Wasp stings are a serious threat to public health due to a large number of people having an allergic reaction to them. Allergic reactions account for roughly a quarter-million emergency room visits each year. Unfortunately, of those allergic reactions approximately 100 people die annually. Contrary to belief, wasps are not necessarily aggressive unless their colony is threatened. When the colony is threatened a coordinated assault is launched on the perceived predator. When this happens, the release of alarm pheromones is released attracting other colony defenders to the intruder. One of the more aggressive stinging insects is the yellow jacket. People that are allergic to them should be especially careful from August through October when the yellow jacket numbers peak due to looking for food sources to take back to the developing queens. Just like wasps, they don’t attack unless threatened.
There are about 55 species of cockroaches found in the United States and fortunately, only six species are typically found in Arkansas. These six species are the German cockroach, the brown-banded cockroach, the American cockroach, the smokybrown cockroach, the oriental cockroach, and woods cockroaches. They have a lifespan of six months to 18 months leaving very little time for them to hibernate. That’s why when the temperatures start to go down, cockroaches tend to show up. The largest roach species found in Arkansas is the American cockroach. Although these guys can tolerate cold weather and some can even live in below-freezing temperatures for a short time, they prefer to stay warm. What better place to find that perfect 70-degree environment than in your home?
Have you noticed an increase in spiders during September? Although you may notice them more, there are not necessarily suddenly more spiders, just more sightings. Most spiders live for just one year. They hatch from eggs in the spring, grow and mature during the warmer months, reach maturity in summer or fall and seek mates to reproduce. The reason for more sightings is that the males are looking for female mates. After mating, the females lay eggs in an egg sac and most of the mature spiders die. The cycle resumes in the spring when the eggs hatch. This is the general cycle of spiders, of course, some species and occurrences can deviate a bit, but overall this is how a spider’s life cycle goes.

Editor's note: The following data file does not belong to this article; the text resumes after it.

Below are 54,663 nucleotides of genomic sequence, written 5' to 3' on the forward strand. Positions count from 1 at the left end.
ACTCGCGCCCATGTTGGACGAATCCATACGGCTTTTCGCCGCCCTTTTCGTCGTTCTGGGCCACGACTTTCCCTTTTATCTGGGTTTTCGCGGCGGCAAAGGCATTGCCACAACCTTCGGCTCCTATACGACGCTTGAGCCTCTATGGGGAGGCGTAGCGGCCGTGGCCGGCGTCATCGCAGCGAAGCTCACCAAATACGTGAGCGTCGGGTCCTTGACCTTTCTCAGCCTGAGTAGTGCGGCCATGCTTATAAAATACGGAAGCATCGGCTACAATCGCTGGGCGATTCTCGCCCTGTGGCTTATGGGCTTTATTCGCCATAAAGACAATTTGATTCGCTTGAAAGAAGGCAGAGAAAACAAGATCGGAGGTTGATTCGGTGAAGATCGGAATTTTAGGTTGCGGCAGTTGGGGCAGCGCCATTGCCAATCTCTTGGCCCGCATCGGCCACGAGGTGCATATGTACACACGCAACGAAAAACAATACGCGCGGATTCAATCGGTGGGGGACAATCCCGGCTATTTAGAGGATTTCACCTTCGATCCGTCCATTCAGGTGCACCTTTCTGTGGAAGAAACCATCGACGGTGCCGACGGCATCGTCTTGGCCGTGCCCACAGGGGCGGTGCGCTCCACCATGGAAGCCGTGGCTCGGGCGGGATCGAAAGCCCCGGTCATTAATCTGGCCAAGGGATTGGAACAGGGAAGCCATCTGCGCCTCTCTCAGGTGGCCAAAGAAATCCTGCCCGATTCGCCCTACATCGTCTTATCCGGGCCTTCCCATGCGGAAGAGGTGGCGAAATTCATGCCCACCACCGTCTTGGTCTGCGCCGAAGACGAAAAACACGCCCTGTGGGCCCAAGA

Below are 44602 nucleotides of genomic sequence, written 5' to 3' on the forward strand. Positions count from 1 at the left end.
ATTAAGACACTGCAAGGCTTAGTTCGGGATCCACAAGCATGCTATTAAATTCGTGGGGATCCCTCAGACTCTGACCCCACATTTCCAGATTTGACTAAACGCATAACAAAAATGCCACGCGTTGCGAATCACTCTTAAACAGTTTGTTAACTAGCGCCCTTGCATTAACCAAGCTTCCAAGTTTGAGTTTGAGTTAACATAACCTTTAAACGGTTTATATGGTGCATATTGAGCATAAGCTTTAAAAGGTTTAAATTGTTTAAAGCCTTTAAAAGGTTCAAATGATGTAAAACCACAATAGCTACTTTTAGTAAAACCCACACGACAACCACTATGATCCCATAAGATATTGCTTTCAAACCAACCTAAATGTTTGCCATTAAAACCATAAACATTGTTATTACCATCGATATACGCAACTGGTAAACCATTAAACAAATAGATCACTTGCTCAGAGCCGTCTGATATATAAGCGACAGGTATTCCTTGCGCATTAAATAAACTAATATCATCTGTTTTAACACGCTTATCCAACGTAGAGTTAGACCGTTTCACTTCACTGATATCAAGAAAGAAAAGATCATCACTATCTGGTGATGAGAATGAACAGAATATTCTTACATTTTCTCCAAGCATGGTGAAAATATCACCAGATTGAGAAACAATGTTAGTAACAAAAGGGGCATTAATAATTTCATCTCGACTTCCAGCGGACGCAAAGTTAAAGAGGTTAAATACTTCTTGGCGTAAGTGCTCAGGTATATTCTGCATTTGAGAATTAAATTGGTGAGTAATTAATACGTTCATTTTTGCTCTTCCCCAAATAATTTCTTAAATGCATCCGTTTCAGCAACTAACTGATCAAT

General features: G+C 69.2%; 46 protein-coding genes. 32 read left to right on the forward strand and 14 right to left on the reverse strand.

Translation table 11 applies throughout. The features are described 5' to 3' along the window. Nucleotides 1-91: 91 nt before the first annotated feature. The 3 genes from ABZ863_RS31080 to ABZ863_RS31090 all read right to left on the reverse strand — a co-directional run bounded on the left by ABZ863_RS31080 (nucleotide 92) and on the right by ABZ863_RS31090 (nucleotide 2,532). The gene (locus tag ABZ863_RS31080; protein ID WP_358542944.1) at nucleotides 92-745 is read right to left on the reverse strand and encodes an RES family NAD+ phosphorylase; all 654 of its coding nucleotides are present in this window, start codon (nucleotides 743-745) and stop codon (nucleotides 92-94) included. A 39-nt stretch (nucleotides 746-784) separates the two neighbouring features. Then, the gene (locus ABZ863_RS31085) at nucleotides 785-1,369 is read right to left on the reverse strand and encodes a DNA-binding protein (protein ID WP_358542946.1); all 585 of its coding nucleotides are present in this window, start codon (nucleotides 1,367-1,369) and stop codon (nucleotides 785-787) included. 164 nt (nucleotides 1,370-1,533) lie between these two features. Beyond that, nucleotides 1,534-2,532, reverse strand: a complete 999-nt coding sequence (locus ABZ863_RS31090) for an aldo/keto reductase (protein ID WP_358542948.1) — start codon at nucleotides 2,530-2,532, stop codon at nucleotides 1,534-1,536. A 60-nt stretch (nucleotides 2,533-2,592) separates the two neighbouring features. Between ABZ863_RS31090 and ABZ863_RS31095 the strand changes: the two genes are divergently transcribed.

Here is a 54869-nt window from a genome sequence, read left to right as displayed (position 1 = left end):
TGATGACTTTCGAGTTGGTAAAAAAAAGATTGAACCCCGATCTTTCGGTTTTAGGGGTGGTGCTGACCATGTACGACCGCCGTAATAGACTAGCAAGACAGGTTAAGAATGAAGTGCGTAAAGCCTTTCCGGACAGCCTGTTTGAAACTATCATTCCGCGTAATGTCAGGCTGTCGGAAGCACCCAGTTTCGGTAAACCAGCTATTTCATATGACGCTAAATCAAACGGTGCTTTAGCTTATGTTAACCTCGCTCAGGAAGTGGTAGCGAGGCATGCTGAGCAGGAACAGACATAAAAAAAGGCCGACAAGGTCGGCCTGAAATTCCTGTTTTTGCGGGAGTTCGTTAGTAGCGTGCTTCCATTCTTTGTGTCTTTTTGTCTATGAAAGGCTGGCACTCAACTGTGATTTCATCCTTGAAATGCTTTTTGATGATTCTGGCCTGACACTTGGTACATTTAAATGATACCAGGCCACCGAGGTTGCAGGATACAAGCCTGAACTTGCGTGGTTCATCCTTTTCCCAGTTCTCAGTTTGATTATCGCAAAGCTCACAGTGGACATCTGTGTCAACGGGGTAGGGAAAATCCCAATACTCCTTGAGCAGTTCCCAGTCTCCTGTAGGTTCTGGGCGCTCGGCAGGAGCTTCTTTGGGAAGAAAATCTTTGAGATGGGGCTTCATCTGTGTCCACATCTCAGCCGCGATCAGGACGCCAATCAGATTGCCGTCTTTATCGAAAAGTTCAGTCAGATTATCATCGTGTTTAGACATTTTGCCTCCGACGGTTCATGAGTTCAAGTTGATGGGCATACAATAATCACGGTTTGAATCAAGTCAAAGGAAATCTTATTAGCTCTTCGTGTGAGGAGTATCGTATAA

Photo credit: Bedbugs.org
Bed bugs could possibly rank up there with one of my worst nightmares. I’m typically not squeamish when it comes to bugs. Of course, I don’t want them taking up residence in my home, but when I see them it doesn’t make me want to burn my house down and completely lose my mind like my daughter does when it comes to spiders. However, there is something about those tiny bed bugs makes me come close to going crazy. I think it’s because they are small and hard to spot. Their flat bodies are about the size of an apple seed. They don’t fly but are quick movers. Even worse, female bed bugs can lay hundreds of eggs, which are the size of a speck of dust. One bright side is that they aren’t believed to transmit diseases.
Fire ants have been around in Arkansas since about the 1950s, but my most vivid memory of them wasn’t until I lived in Pensacola, Florida. Those little devils are everywhere down there. It is not a matter of if they will show up in your yard but rather when. Fire ants entered the United States through the port in Mobile, Alabama in the 1930s, so it only makes sense that they are so bad in the south.1 In Arkansas and Oklahoma fire ants are predominantly in the southern portions, but they are active in some parts of the River Valley. Fire ants are indicated by red in the above map. They are commonly named fire ants due to their ability to inflict painful stings.
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